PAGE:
Monday, June 14, 2010


Rigoberto González is the author of eight books and the editor of Camino del Sol: Fifteen Years of Latina and Latino Writing recently published by the University of Arizona Press. The recipient of Guggenheim and NEA fellowships, winner of the American Book Award, and The Poetry Center Book Award, he writes a Latino book column for the El Paso Times. He is contributing editor for Poets and Writers Magazine, on the Board of Directors of the National Book Critics Circle, and is Associate Professor of English at Rutgers—Newark, State University of New Jersey.

Rigoberto kindly agreed to take time out of his busy schedule to answer a few questions about the Camino del Sol anthology:

DANIEL OLIVAS: What role has the Camino del Sol series played in Chicano and Latino literature?

RIGOBERTO GONZÁLEZ: Whether the University of Arizona Press was aware of this or not, by championing this literary series devoted exclusively to publishing Chicano/Latino authors for the past sixteen years, the press has been keeping a cultural record of Chicano/Latino literature in the new millennium. The extensive and distinguished list of authors in the series is a veritable who’s who and this has made it an attractive place for early career writers to submit quality work. Thankfully, the series has always kept its doors open to new voices, fomenting an incredible community of artists that will sustain a dynamic and energetic list of talent as the press moves into the next decade. The reputation of Camino del Sol titles continues to grow, solidifying its place as one of the most important and visible Chicano/Latino literary series in the nation.

DO: How long did it take you to compile the poems, stories and essays that were eventually chosen for the anthology?

RG: I had read or reviewed for The El Paso Times most of the titles by the time Patti Hartmann (the acquisitions editor of the University of Arizona Press) approached me about undertaking this project. But I did have to reread most of the titles (close to 50 books) with the help of my graduate assistant Diego Báez. Together, we read, selected and retyped all of the entries within one year. Few of the authors had any idea this anthology was being put together and none had any input on the selections. I wanted to create a narrative of sorts, reflecting the political and social changes that were in the air, and as editor I made the choice to strategize independently. But I was guided by the power and beauty of the writing. This was, I felt, the true testament of the series--how the authors’ language, voices and ideas remain relevant to the times and environments we live in.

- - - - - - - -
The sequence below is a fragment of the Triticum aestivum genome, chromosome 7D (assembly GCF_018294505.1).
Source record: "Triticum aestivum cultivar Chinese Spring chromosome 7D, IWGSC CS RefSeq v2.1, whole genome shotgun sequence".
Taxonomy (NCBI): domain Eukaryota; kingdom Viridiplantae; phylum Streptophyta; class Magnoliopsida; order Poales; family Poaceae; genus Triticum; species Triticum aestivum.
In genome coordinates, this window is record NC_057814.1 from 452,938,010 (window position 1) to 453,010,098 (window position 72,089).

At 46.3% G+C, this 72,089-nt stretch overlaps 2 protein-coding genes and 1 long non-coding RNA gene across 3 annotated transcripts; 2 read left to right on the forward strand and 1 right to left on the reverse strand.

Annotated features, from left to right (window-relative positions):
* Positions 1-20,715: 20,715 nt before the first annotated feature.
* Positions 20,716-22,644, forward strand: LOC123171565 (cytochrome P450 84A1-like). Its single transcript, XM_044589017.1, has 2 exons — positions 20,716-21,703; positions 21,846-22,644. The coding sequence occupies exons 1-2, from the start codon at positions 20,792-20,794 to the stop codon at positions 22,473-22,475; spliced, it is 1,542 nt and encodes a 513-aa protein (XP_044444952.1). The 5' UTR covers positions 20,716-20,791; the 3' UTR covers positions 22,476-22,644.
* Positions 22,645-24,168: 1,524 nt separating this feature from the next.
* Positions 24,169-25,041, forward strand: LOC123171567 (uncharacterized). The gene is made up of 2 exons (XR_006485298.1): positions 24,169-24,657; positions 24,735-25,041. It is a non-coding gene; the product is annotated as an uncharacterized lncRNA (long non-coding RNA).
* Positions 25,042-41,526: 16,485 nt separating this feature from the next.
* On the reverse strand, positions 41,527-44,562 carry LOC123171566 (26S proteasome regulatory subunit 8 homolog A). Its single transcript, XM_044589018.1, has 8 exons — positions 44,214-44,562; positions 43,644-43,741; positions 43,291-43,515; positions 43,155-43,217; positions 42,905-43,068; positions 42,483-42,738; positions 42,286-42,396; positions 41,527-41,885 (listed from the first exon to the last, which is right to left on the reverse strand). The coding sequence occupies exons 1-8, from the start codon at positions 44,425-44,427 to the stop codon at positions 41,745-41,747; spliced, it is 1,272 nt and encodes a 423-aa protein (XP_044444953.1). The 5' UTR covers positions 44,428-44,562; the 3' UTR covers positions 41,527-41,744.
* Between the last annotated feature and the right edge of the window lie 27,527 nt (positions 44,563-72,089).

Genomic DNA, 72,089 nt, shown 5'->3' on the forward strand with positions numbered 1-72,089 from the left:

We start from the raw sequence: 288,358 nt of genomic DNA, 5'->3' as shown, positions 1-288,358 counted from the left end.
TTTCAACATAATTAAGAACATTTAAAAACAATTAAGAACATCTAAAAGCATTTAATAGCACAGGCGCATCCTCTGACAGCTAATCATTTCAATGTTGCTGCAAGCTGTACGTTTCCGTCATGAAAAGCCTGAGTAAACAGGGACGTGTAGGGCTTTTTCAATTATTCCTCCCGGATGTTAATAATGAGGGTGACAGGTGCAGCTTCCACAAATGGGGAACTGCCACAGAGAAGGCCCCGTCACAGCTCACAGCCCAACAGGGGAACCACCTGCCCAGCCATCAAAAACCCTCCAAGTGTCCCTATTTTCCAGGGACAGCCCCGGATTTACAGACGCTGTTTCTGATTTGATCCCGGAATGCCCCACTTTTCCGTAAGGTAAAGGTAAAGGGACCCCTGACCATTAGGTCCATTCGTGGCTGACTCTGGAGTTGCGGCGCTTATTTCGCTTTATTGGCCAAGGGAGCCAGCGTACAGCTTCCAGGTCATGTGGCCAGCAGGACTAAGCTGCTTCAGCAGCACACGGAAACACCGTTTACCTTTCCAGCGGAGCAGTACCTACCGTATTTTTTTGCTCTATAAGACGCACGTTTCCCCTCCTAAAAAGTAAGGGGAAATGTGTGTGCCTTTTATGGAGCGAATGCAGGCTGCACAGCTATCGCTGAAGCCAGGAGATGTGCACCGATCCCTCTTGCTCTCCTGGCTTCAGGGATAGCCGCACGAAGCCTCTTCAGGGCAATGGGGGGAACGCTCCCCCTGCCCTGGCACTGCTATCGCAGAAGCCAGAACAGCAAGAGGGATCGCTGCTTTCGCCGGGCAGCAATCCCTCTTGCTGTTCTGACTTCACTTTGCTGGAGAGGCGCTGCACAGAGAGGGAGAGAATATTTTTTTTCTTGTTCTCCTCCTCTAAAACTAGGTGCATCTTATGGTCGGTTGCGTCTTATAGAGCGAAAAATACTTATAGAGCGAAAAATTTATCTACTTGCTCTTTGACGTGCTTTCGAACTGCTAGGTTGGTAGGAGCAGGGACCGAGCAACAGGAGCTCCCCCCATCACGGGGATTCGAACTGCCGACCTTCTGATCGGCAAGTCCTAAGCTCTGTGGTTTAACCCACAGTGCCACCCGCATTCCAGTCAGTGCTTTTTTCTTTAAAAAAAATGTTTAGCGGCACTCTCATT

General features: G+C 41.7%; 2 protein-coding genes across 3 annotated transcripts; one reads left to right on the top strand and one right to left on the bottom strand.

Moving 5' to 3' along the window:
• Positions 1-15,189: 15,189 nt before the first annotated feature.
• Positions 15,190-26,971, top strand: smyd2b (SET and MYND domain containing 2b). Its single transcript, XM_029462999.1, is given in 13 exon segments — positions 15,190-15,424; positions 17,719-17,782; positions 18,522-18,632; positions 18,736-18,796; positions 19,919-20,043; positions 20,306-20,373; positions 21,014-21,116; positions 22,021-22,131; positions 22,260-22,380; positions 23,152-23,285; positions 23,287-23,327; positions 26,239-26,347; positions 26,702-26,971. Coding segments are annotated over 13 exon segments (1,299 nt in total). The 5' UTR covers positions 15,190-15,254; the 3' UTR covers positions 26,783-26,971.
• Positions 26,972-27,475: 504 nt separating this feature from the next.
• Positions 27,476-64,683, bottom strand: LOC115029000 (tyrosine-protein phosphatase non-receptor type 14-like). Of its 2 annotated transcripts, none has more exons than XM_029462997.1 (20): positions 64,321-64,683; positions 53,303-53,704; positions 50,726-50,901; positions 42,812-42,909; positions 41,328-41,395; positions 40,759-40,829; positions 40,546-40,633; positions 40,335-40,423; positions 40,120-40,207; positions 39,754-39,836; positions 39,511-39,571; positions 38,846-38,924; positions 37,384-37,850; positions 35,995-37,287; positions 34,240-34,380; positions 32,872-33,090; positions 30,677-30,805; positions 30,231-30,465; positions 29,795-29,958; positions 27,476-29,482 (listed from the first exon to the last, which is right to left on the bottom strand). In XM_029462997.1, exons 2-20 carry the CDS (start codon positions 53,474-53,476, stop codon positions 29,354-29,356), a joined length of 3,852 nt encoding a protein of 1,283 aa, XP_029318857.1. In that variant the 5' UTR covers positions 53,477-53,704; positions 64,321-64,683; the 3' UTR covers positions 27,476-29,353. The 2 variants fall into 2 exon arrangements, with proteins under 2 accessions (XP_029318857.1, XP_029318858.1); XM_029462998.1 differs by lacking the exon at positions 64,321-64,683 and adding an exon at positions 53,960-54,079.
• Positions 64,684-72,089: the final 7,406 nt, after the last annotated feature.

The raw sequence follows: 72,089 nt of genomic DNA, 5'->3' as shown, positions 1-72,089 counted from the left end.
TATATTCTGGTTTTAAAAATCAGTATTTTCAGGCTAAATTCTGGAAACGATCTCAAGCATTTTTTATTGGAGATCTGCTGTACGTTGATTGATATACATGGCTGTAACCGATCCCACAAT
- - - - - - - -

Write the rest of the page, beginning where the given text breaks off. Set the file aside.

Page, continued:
DO: Did you notice a difference between the earlier pieces and the newer ones?

RG: Whatever I come up with in terms of an answer is immediately proven false. About the only thing I can come up with is that the series eventually owned up to the inclusive term Latino. From 1994 to 2001, the series published exclusively Chicano writers, but then came the Caribbean writers like Virgil Suárez and the late Rane Arroyo, and more recently the South American writers Braulio Muñoz, Kathleen de Azevedo and Marjorie Agosín. There’s still room for other traditions and nationalities, and it will be exciting to see what will come next.

DO: Though you were already familiar with the Camino del Sol writers and their works, did you have any epiphanies or encounter any surprises as you dug deep into the catalogue?

RG: There were very few books or authors I wasn’t already familiar with, but I was pleased to have a chance to reread some of the earlier titles by Juan Felipe Herrera, Demetria Martínez and Luis Alberto Urrea. I first read those books while I was still in college, so I experienced a pang of nostalgia for the days I was just beginning to discover my literary history and lineage. And look at how far we have all come. (On a side note, I just realized that all three of them were attending the National Latino Writers Conference in Albuquerque last month. It’s great to see that they’re still active and living examples of generous and productive writers.) Maybe we can add that to the importance of Camino del Sol--it has kept our Chicano/Latino role models in print!

DO: What are your hopes for this anthology? What do you want readers to “get” from it?

RG: I think readers will be pleasantly surprised to recognize how aesthetically, politically and culturally diverse Chicano/Latino literature is. There is no “one way” to shape identity or express it, no “one way” to write as a Chicano/Latino writer in terms of language, subject matter or sensibility. That’s a strength, accepting and encouraging our artistic differences, because it will help us come together and move forward in solidarity, especially during these hostile times. Chicano/Latino writers are important, and what we have to say matters. Camino del Sol, the series and the anthology, is not simply a venue for art, it is a venue for life--our lives. It’s not only a record, it is a future. And if we don’t keep our lives and futures vibrant with poetry and story, it will be that much easier to erase us. Let’s keep ourselves living and writing.

DO: Mil gracias for spending time with La Bloga.


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